- For a network of global administrators consider establishing a forum or LMS council to enable collaboration on processes, best practices and continuous improvement.
5. Implementation Plan
Ensure you have a robust plan that contains all the key steps of an implementation process:
- Be realistic about your schedule. Remember that planning is key! If you want to be successful you need to allow enough time.
- An LMS implementation project can take between 3-6 months but it depends on what you are trying to achieve, available resources and your overall organization. A large enterprise-level LMS can take a year or more, to implement.
Do not underestimate the value of time spent on formal training and informal practice. After training your system administrators should be able to engage in detailed conversations with the vendor and even challenge them with questions. This is a key differentiator for companies that report a greater ROI. You can enable your own success by:
- Identifying designated backup administrators who receive the same training as the primary administrator(s).
- Creating an end user (managers, users and instructors) training plan. Sample resources could include a simple “How To” module or instructor led (virtual or in person) modules.
- Establishing your administrator support network. This could be as simple as a shared drive containing user guides or as extensive as an administrator’s wiki/microsite to promote collaboration and knowledge-sharing.
- Proactively training your internal IT Support on resetting passwords and creating accounts.
7. Change Management
Changing can be scary. Many successful technical implementations fail because organizations do not prepare people for the changes. While a new LMS might be exciting to the project team some people are intimidated by new technologies and processes. We also recommend that you:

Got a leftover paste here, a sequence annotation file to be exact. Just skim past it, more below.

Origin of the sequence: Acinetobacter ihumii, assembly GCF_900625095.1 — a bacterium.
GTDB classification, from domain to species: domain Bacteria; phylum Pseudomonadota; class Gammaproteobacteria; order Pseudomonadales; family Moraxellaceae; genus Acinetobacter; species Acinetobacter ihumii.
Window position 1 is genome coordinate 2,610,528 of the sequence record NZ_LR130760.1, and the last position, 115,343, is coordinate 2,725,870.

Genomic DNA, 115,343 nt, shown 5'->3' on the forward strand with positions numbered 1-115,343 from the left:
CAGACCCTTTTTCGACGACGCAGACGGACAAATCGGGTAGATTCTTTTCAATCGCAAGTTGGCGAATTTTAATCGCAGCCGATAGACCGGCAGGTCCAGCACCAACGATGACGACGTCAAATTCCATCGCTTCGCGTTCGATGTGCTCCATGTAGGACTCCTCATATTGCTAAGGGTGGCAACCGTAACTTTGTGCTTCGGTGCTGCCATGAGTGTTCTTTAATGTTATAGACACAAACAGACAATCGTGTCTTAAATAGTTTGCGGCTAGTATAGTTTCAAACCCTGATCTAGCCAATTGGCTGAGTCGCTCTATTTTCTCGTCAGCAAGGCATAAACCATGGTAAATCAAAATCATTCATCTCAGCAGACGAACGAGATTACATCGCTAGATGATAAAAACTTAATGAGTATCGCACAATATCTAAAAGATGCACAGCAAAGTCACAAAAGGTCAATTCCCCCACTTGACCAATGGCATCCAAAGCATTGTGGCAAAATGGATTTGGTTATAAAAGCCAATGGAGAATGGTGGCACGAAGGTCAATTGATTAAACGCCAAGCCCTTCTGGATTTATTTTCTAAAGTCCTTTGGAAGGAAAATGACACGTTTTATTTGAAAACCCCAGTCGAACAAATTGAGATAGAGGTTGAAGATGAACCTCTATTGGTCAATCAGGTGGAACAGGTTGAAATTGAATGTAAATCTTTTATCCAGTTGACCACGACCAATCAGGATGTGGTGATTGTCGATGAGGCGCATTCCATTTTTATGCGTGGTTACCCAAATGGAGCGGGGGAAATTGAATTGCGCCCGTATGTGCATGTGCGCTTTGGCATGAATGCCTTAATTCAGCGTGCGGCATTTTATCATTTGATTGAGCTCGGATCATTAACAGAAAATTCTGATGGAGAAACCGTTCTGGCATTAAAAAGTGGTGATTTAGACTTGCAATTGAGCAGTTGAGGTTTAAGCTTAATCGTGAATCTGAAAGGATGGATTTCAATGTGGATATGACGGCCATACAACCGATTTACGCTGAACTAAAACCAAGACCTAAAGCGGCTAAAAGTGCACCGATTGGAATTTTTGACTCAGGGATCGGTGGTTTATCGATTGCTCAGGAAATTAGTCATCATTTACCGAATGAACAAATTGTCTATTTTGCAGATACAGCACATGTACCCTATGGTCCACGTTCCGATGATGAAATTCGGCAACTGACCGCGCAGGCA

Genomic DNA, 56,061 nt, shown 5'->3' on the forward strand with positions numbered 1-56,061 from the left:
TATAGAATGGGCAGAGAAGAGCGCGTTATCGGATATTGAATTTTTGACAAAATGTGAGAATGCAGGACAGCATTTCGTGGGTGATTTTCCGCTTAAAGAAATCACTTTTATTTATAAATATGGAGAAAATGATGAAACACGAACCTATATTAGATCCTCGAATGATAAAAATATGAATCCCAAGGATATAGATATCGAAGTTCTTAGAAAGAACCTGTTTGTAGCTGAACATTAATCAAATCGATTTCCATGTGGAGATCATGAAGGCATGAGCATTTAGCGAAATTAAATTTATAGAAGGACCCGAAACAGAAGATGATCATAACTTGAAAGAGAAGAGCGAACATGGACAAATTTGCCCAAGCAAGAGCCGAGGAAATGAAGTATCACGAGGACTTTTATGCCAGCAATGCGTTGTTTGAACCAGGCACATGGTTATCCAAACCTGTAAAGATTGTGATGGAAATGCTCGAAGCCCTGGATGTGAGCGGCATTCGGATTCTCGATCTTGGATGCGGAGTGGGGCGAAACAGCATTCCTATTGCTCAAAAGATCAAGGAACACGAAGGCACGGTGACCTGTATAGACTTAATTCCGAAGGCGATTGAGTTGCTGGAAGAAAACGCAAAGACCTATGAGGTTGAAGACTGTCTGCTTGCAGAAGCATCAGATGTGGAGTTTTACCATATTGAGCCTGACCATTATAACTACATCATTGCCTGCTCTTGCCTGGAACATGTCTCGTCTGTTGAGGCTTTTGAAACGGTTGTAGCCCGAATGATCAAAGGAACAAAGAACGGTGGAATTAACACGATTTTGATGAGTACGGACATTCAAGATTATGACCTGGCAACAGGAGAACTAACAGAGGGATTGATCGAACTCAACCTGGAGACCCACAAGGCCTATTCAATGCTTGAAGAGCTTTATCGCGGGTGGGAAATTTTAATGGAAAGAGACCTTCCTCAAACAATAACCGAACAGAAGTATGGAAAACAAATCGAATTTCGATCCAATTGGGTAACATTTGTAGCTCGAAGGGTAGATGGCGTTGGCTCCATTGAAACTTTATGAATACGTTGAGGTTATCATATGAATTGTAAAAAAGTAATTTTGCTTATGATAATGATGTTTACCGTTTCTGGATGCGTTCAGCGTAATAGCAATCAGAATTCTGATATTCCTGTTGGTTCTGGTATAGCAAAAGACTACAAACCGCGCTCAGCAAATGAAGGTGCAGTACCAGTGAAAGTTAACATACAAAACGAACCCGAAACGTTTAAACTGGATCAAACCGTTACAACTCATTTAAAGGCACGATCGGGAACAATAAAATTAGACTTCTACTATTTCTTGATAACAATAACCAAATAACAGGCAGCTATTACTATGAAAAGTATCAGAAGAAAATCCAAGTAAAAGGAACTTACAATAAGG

- Utilize your internal communication channels to prepare your teams for the upcoming change. Make them excited!
- Focus on branding and PR. Perhaps your organization would appreciate and engage in a “Name the LMS” competition.
- The communications plan is just as important as the implementation plan. Prepare launch materials early to make your go live as smooth as possible.
- If you have a worker’s council or union, reach out to them early in the process to get their support.
8. Continue to leverage the LMS
It is really important to maintain the buzz around the LMS after the implementation is completed. Most people will log in once. Your aim is to keep them logging in time and again. Some strategies that have been successful are:
- Circulating statistics on the departments with the most logins or the highest scores to create a sense of competition.
- Adding “fun” courses to the LMS to entice users. Many content providers offer courses on topics like photography or languages, so check out your provider’s catalogue.
- Using communication features of the LMS, such as homepage updates or news articles, to give users a different experience each time they log in. Avoid having a static homepage that never changes.
- Adding an LMS link, login box or news feed to other company sites such as the company intranet, HR system or appraisal system.
- Partnering with your LMS vendor to help ensure that you are continually leveraging available or upcoming new functionality for your new projects.
- Joining the community of other users for sharing knowledge and best practices.
Did you like this blog post? Then you might also be interested in our webinar recording on Best Practices for a Successful LMS Implementation.
Head of Global Professional Services, NetDimensions
Louise is the Head of Global Professional Services, leading a team of consulting, technical & implementation professionals across Europe, America & Asia Pacific. Louise has experience across a range of industries including finance, life sciences & automotive and is passionate about the application of technology to business. In her spare time she loves eating good food, reading Jane Austen & travelling the world.